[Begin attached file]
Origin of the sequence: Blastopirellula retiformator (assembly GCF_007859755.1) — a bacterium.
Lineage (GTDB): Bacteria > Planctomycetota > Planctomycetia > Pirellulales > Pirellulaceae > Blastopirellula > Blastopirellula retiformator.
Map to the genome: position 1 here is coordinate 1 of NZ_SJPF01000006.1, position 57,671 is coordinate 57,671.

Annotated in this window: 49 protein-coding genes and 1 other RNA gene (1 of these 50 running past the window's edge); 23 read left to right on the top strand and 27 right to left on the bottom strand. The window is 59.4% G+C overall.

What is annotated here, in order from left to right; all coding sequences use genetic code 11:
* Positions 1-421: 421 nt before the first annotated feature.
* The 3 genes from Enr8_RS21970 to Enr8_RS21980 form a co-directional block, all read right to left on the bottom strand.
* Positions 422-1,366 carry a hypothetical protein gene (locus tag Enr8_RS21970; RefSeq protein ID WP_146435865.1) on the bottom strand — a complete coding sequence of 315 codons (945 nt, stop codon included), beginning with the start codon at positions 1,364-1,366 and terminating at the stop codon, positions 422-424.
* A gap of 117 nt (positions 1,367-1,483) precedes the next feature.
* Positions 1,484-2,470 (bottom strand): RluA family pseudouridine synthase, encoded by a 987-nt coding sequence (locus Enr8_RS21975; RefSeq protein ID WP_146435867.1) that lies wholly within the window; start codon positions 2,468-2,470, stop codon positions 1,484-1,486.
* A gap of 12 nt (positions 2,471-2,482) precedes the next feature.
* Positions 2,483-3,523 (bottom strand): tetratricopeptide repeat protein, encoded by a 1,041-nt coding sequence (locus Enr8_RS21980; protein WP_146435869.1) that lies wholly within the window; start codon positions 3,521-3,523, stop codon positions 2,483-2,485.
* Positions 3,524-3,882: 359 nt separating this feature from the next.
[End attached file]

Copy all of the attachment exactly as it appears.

Origin of the sequence: Blastopirellula retiformator (assembly GCF_007859755.1) — a bacterium.
Lineage (GTDB): Bacteria > Planctomycetota > Planctomycetia > Pirellulales > Pirellulaceae > Blastopirellula > Blastopirellula retiformator.
Map to the genome: position 1 here is coordinate 1 of NZ_SJPF01000006.1, position 57,671 is coordinate 57,671.

Annotated in this window: 49 protein-coding genes and 1 other RNA gene (1 of these 50 running past the window's edge); 23 read left to right on the top strand and 27 right to left on the bottom strand. The window is 59.4% G+C overall.

What is annotated here, in order from left to right; all coding sequences use genetic code 11:
* Positions 1-421: 421 nt before the first annotated feature.
* The 3 genes from Enr8_RS21970 to Enr8_RS21980 form a co-directional block, all read right to left on the bottom strand.
* Positions 422-1,366 carry a hypothetical protein gene (locus tag Enr8_RS21970; RefSeq protein ID WP_146435865.1) on the bottom strand — a complete coding sequence of 315 codons (945 nt, stop codon included), beginning with the start codon at positions 1,364-1,366 and terminating at the stop codon, positions 422-424.
* A gap of 117 nt (positions 1,367-1,483) precedes the next feature.
* Positions 1,484-2,470 (bottom strand): RluA family pseudouridine synthase, encoded by a 987-nt coding sequence (locus Enr8_RS21975; RefSeq protein ID WP_146435867.1) that lies wholly within the window; start codon positions 2,468-2,470, stop codon positions 1,484-1,486.
* A gap of 12 nt (positions 2,471-2,482) precedes the next feature.
* Positions 2,483-3,523 (bottom strand): tetratricopeptide repeat protein, encoded by a 1,041-nt coding sequence (locus Enr8_RS21980; protein WP_146435869.1) that lies wholly within the window; start codon positions 3,521-3,523, stop codon positions 2,483-2,485.
* Positions 3,524-3,882: 359 nt separating this feature from the next.